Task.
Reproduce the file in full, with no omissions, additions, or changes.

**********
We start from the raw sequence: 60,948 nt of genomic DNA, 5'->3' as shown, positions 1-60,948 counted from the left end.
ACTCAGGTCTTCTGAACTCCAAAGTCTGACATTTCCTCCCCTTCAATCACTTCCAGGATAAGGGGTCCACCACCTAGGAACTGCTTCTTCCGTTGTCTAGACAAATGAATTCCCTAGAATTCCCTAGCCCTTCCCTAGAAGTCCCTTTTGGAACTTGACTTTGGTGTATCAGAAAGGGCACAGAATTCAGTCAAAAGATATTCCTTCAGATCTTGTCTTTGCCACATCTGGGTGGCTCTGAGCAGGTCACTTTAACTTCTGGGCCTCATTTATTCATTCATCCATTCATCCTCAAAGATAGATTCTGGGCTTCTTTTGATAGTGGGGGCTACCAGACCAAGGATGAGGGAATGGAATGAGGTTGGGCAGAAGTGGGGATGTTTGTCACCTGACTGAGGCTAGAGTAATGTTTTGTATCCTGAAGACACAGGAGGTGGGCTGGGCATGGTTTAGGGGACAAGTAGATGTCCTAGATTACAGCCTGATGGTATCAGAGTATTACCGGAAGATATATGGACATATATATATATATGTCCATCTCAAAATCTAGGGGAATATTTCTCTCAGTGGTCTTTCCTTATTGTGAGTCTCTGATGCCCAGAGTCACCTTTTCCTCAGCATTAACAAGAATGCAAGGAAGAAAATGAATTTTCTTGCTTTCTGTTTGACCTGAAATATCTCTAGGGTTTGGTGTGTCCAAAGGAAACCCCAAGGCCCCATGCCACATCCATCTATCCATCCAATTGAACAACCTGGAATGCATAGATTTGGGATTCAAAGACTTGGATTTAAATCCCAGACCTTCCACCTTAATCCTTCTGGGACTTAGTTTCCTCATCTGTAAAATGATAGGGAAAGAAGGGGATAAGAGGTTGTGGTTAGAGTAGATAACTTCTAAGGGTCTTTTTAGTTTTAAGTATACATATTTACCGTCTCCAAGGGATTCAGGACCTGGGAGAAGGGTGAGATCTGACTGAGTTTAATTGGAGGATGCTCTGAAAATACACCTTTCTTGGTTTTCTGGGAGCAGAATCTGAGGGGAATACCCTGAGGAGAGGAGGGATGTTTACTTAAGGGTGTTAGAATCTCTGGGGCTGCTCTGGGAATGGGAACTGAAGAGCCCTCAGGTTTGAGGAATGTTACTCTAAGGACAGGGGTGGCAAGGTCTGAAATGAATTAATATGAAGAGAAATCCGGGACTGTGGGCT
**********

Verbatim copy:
We start from the raw sequence: 60,948 nt of genomic DNA, 5'->3' as shown, positions 1-60,948 counted from the left end.
ACTCAGGTCTTCTGAACTCCAAAGTCTGACATTTCCTCCCCTTCAATCACTTCCAGGATAAGGGGTCCACCACCTAGGAACTGCTTCTTCCGTTGTCTAGACAAATGAATTCCCTAGAATTCCCTAGCCCTTCCCTAGAAGTCCCTTTTGGAACTTGACTTTGGTGTATCAGAAAGGGCACAGAATTCAGTCAAAAGATATTCCTTCAGATCTTGTCTTTGCCACATCTGGGTGGCTCTGAGCAGGTCACTTTAACTTCTGGGCCTCATTTATTCATTCATCCATTCATCCTCAAAGATAGATTCTGGGCTTCTTTTGATAGTGGGGGCTACCAGACCAAGGATGAGGGAATGGAATGAGGTTGGGCAGAAGTGGGGATGTTTGTCACCTGACTGAGGCTAGAGTAATGTTTTGTATCCTGAAGACACAGGAGGTGGGCTGGGCATGGTTTAGGGGACAAGTAGATGTCCTAGATTACAGCCTGATGGTATCAGAGTATTACCGGAAGATATATGGACATATATATATATATGTCCATCTCAAAATCTAGGGGAATATTTCTCTCAGTGGTCTTTCCTTATTGTGAGTCTCTGATGCCCAGAGTCACCTTTTCCTCAGCATTAACAAGAATGCAAGGAAGAAAATGAATTTTCTTGCTTTCTGTTTGACCTGAAATATCTCTAGGGTTTGGTGTGTCCAAAGGAAACCCCAAGGCCCCATGCCACATCCATCTATCCATCCAATTGAACAACCTGGAATGCATAGATTTGGGATTCAAAGACTTGGATTTAAATCCCAGACCTTCCACCTTAATCCTTCTGGGACTTAGTTTCCTCATCTGTAAAATGATAGGGAAAGAAGGGGATAAGAGGTTGTGGTTAGAGTAGATAACTTCTAAGGGTCTTTTTAGTTTTAAGTATACATATTTACCGTCTCCAAGGGATTCAGGACCTGGGAGAAGGGTGAGATCTGACTGAGTTTAATTGGAGGATGCTCTGAAAATACACCTTTCTTGGTTTTCTGGGAGCAGAATCTGAGGGGAATACCCTGAGGAGAGGAGGGATGTTTACTTAAGGGTGTTAGAATCTCTGGGGCTGCTCTGGGAATGGGAACTGAAGAGCCCTCAGGTTTGAGGAATGTTACTCTAAGGACAGGGGTGGCAAGGTCTGAAATGAATTAATATGAAGAGAAATCCGGGACTGTGGGCT